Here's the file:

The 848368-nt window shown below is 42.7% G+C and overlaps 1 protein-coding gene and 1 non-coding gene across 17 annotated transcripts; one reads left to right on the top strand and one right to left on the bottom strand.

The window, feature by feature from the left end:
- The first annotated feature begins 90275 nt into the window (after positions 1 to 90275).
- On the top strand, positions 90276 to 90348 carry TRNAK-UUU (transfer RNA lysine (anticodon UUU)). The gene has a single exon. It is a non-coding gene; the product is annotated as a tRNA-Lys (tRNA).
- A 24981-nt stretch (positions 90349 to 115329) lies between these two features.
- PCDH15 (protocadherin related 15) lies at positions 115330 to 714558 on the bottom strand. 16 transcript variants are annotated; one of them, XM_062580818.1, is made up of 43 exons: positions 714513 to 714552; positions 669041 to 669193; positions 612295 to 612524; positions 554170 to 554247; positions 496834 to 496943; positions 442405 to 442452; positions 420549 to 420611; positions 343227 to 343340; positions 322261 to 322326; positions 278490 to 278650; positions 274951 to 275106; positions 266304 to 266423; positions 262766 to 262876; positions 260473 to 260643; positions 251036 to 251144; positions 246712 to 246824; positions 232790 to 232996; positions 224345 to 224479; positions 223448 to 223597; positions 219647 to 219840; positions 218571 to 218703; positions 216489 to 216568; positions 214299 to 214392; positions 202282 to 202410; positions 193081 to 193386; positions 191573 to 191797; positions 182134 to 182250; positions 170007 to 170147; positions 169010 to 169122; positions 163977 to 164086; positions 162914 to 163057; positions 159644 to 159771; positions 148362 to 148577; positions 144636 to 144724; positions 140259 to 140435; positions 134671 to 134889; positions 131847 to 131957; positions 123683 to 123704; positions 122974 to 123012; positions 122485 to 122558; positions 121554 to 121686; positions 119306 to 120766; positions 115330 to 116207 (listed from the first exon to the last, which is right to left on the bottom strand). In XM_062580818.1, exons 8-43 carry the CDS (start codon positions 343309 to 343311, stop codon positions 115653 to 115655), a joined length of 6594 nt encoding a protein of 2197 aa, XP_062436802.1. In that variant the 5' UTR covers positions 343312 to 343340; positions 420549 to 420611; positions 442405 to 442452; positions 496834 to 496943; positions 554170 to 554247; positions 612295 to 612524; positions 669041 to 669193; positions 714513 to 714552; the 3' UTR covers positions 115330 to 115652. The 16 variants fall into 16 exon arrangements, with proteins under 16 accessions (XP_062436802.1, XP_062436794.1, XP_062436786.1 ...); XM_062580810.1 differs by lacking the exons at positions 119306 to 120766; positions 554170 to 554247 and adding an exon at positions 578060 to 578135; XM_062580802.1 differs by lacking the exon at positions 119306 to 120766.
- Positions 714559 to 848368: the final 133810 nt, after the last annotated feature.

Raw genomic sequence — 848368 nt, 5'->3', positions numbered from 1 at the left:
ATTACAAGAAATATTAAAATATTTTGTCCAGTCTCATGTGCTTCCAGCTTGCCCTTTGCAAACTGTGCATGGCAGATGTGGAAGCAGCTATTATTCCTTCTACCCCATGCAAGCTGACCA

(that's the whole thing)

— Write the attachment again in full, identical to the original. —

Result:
The 848368-nt window shown below is 42.7% G+C and overlaps 1 protein-coding gene and 1 non-coding gene across 17 annotated transcripts; one reads left to right on the top strand and one right to left on the bottom strand.

The window, feature by feature from the left end:
- The first annotated feature begins 90275 nt into the window (after positions 1 to 90275).
- On the top strand, positions 90276 to 90348 carry TRNAK-UUU (transfer RNA lysine (anticodon UUU)). The gene has a single exon. It is a non-coding gene; the product is annotated as a tRNA-Lys (tRNA).
- A 24981-nt stretch (positions 90349 to 115329) lies between these two features.
- PCDH15 (protocadherin related 15) lies at positions 115330 to 714558 on the bottom strand. 16 transcript variants are annotated; one of them, XM_062580818.1, is made up of 43 exons: positions 714513 to 714552; positions 669041 to 669193; positions 612295 to 612524; positions 554170 to 554247; positions 496834 to 496943; positions 442405 to 442452; positions 420549 to 420611; positions 343227 to 343340; positions 322261 to 322326; positions 278490 to 278650; positions 274951 to 275106; positions 266304 to 266423; positions 262766 to 262876; positions 260473 to 260643; positions 251036 to 251144; positions 246712 to 246824; positions 232790 to 232996; positions 224345 to 224479; positions 223448 to 223597; positions 219647 to 219840; positions 218571 to 218703; positions 216489 to 216568; positions 214299 to 214392; positions 202282 to 202410; positions 193081 to 193386; positions 191573 to 191797; positions 182134 to 182250; positions 170007 to 170147; positions 169010 to 169122; positions 163977 to 164086; positions 162914 to 163057; positions 159644 to 159771; positions 148362 to 148577; positions 144636 to 144724; positions 140259 to 140435; positions 134671 to 134889; positions 131847 to 131957; positions 123683 to 123704; positions 122974 to 123012; positions 122485 to 122558; positions 121554 to 121686; positions 119306 to 120766; positions 115330 to 116207 (listed from the first exon to the last, which is right to left on the bottom strand). In XM_062580818.1, exons 8-43 carry the CDS (start codon positions 343309 to 343311, stop codon positions 115653 to 115655), a joined length of 6594 nt encoding a protein of 2197 aa, XP_062436802.1. In that variant the 5' UTR covers positions 343312 to 343340; positions 420549 to 420611; positions 442405 to 442452; positions 496834 to 496943; positions 554170 to 554247; positions 612295 to 612524; positions 669041 to 669193; positions 714513 to 714552; the 3' UTR covers positions 115330 to 115652. The 16 variants fall into 16 exon arrangements, with proteins under 16 accessions (XP_062436802.1, XP_062436794.1, XP_062436786.1 ...); XM_062580810.1 differs by lacking the exons at positions 119306 to 120766; positions 554170 to 554247 and adding an exon at positions 578060 to 578135; XM_062580802.1 differs by lacking the exon at positions 119306 to 120766.
- Positions 714559 to 848368: the final 133810 nt, after the last annotated feature.

Raw genomic sequence — 848368 nt, 5'->3', positions numbered from 1 at the left:
ATTACAAGAAATATTAAAATATTTTGTCCAGTCTCATGTGCTTCCAGCTTGCCCTTTGCAAACTGTGCATGGCAGATGTGGAAGCAGCTATTATTCCTTCTACCCCATGCAAGCTGACCA